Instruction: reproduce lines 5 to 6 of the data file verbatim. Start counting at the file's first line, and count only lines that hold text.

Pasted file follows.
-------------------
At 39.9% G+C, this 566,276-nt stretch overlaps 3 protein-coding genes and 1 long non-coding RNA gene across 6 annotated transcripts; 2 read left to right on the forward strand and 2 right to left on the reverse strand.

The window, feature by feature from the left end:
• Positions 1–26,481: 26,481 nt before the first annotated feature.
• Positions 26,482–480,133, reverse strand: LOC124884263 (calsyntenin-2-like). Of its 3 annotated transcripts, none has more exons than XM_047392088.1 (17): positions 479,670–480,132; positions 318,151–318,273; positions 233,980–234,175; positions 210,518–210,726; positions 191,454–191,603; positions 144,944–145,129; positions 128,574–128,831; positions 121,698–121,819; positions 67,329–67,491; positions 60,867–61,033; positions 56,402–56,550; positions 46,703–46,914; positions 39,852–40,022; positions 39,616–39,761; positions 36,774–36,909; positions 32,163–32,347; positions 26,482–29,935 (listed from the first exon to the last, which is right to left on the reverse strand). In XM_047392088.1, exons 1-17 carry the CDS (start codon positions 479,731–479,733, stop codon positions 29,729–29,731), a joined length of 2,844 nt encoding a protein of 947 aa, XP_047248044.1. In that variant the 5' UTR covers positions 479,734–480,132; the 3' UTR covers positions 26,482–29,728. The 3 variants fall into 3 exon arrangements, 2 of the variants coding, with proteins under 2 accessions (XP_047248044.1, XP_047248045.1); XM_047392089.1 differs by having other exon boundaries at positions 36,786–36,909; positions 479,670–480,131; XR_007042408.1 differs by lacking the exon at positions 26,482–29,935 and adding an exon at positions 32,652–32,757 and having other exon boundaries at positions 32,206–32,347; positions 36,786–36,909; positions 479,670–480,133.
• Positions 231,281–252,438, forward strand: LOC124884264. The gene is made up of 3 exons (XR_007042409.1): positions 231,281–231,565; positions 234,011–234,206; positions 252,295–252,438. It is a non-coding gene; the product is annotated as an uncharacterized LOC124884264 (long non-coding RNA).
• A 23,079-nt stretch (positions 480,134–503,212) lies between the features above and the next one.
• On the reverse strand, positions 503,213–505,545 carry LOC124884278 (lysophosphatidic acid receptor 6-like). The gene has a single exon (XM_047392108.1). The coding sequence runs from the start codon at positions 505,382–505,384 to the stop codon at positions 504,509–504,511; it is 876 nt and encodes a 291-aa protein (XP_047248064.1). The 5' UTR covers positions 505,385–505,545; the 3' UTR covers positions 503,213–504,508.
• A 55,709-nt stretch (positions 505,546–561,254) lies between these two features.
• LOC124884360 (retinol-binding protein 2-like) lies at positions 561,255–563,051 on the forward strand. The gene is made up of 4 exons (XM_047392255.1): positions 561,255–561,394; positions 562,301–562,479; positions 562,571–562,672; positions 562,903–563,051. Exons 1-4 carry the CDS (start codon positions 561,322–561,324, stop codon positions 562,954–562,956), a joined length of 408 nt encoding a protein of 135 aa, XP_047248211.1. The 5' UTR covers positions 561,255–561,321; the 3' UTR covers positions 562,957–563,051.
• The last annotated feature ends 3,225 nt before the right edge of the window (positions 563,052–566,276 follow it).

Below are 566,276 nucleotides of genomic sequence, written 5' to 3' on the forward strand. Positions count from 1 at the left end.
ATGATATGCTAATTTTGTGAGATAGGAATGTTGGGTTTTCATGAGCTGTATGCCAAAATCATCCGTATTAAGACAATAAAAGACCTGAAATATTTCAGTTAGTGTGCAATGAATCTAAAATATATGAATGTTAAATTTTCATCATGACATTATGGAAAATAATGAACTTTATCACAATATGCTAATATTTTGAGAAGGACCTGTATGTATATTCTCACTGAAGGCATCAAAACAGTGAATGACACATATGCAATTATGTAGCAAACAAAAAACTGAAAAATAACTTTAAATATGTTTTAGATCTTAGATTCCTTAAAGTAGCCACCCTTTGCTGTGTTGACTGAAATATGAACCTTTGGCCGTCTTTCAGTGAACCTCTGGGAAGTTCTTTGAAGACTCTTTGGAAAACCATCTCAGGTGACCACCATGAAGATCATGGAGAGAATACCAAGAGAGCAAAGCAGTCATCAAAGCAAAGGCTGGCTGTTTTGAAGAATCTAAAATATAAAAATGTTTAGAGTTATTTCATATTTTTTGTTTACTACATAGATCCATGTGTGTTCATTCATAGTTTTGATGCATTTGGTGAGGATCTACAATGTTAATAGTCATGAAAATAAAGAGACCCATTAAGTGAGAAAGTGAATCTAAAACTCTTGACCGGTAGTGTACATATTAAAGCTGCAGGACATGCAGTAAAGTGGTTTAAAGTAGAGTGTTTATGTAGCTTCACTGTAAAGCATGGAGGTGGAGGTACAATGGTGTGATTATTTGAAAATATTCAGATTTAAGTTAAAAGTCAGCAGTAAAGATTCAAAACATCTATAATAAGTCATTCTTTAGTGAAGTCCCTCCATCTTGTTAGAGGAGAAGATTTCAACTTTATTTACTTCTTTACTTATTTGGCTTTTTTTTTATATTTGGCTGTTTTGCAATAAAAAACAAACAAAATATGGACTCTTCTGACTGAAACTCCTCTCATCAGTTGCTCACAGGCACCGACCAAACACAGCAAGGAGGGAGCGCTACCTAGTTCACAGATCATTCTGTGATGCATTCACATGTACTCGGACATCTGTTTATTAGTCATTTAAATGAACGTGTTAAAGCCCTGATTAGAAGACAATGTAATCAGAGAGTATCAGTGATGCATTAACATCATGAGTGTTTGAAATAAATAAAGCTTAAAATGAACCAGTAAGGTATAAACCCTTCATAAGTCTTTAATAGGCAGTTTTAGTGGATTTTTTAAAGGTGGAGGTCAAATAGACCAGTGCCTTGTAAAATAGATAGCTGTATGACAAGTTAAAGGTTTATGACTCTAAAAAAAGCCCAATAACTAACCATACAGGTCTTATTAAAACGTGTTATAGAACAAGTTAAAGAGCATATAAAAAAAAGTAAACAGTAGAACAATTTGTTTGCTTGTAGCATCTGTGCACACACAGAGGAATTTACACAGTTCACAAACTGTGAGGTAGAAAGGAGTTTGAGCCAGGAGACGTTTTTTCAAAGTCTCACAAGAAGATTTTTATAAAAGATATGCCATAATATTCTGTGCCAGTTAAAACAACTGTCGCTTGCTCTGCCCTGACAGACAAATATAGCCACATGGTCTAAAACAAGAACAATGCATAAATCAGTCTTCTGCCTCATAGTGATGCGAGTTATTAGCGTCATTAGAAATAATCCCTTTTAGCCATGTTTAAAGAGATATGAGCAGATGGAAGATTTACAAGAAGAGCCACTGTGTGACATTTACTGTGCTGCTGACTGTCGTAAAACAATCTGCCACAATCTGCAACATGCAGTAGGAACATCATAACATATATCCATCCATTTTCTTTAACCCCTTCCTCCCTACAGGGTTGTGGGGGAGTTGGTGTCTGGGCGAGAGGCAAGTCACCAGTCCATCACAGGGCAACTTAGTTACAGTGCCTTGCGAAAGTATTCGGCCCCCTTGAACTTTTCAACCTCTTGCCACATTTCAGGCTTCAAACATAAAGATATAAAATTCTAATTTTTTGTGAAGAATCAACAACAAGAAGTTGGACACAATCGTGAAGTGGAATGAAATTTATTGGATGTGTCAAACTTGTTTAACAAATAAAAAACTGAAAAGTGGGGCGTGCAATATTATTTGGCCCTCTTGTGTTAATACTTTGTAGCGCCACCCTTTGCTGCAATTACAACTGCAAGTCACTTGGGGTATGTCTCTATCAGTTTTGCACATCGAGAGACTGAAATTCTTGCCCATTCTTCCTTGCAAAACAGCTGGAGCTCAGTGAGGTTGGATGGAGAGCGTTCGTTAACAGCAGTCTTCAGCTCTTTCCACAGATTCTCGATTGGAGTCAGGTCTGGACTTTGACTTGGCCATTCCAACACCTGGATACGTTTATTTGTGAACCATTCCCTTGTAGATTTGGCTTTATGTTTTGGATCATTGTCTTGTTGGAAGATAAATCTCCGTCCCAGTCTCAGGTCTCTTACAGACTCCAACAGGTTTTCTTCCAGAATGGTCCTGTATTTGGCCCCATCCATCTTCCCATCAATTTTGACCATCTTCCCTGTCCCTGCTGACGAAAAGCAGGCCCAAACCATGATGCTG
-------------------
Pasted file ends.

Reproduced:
• Positions 231,281–252,438, forward strand: LOC124884264. The gene is made up of 3 exons (XR_007042409.1): positions 231,281–231,565; positions 234,011–234,206; positions 252,295–252,438. It is a non-coding gene; the product is annotated as an uncharacterized LOC124884264 (long non-coding RNA).
• A 23,079-nt stretch (positions 480,134–503,212) lies between the features above and the next one.